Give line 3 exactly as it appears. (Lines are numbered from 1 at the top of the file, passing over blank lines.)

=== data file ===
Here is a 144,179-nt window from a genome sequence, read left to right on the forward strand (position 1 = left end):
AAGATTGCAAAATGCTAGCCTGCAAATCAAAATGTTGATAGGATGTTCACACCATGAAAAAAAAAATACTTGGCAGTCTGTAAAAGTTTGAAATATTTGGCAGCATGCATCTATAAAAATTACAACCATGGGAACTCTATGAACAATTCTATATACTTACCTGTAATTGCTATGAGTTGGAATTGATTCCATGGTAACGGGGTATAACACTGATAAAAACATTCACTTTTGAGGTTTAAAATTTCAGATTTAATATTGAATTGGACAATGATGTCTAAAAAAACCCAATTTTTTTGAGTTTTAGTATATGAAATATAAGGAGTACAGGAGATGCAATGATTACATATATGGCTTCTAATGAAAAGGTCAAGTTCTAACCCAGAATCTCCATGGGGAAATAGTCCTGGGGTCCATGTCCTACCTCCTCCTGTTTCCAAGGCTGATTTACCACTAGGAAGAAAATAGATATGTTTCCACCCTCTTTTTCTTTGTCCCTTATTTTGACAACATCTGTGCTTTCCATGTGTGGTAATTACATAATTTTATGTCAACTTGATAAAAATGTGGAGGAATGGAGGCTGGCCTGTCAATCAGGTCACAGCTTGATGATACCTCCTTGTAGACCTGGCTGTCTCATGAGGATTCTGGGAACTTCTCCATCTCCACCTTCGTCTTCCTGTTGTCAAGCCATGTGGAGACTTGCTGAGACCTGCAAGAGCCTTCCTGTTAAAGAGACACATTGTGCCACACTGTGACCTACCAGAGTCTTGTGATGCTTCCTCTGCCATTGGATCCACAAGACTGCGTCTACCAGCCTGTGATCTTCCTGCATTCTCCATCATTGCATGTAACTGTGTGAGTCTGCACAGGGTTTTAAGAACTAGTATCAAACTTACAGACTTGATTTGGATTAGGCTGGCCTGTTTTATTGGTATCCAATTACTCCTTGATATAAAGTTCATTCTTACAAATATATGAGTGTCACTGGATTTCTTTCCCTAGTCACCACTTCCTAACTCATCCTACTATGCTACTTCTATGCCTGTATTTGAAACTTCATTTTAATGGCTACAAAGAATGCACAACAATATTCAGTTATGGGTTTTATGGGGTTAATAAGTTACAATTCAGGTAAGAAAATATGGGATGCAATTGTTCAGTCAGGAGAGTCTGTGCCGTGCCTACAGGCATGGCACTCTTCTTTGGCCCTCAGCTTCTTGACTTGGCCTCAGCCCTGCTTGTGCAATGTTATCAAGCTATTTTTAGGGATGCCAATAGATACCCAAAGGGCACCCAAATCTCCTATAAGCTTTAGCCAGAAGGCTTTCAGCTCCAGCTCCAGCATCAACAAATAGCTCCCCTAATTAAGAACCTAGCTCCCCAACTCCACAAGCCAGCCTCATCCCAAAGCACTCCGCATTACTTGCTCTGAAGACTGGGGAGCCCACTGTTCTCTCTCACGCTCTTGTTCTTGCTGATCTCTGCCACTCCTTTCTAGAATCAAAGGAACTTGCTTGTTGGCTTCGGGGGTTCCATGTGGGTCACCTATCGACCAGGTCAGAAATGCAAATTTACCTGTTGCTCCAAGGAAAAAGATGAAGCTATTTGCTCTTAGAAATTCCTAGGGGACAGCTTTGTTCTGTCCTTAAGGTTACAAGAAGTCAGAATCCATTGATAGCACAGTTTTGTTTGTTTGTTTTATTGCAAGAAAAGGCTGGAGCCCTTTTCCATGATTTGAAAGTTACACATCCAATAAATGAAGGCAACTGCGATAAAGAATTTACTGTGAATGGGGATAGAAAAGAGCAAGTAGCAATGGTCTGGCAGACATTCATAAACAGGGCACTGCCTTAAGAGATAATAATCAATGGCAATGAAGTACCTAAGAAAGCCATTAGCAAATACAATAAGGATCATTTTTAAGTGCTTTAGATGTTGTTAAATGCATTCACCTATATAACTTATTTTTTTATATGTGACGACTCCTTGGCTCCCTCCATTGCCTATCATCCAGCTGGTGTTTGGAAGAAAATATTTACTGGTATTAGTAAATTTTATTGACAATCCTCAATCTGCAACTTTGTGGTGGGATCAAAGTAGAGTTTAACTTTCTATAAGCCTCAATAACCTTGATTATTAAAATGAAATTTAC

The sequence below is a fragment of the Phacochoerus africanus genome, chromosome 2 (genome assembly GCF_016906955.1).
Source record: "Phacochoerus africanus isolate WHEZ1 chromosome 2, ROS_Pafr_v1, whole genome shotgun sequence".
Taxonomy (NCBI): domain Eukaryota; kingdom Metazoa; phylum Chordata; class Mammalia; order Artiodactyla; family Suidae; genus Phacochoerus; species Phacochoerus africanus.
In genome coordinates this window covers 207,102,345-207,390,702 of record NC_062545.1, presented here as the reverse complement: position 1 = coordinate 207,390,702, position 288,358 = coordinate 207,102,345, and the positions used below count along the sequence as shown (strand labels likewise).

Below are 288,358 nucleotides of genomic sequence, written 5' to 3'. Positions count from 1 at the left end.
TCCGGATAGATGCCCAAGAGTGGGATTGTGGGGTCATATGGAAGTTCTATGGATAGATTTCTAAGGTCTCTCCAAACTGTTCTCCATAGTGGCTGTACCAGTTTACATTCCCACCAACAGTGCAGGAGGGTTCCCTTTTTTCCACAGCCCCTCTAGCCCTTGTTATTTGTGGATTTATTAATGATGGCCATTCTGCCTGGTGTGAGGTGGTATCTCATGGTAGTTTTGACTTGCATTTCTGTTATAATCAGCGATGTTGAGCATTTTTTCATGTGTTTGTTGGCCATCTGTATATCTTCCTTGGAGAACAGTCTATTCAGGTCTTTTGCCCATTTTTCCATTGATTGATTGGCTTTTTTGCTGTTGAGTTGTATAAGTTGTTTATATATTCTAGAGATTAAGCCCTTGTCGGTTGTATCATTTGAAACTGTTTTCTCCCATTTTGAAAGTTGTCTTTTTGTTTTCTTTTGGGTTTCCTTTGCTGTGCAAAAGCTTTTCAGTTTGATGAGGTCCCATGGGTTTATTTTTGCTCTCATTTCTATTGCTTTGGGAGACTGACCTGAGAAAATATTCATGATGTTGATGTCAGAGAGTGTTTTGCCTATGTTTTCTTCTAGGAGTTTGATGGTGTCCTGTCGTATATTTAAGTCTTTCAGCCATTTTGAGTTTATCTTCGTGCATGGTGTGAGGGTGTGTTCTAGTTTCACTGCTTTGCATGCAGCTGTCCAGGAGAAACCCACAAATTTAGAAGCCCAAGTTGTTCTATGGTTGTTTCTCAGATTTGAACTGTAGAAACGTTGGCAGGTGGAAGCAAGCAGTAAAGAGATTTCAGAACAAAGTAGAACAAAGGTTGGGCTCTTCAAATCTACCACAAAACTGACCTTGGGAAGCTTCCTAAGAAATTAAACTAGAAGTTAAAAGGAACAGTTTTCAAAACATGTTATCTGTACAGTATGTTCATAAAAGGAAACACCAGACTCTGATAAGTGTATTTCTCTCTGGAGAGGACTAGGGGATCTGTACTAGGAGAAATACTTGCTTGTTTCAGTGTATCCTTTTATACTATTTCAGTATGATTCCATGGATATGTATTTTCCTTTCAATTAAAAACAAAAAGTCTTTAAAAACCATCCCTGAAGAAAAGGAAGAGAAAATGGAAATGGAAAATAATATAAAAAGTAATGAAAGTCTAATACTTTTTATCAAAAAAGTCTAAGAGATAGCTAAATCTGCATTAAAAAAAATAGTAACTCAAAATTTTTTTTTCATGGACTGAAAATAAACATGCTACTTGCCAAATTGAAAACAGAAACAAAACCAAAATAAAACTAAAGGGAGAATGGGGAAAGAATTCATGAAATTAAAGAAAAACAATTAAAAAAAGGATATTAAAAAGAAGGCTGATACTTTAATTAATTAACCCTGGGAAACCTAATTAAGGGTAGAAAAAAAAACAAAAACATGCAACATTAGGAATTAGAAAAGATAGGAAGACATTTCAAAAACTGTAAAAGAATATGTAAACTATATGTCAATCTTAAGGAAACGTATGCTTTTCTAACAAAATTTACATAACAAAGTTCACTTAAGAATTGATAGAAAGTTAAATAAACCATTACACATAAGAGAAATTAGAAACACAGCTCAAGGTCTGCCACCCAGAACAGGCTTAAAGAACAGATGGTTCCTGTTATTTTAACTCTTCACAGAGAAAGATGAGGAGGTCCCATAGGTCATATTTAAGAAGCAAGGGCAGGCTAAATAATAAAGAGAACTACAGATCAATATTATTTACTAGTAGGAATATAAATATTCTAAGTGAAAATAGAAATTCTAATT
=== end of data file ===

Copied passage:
The sequence below is a fragment of the Phacochoerus africanus genome, chromosome 2 (genome assembly GCF_016906955.1).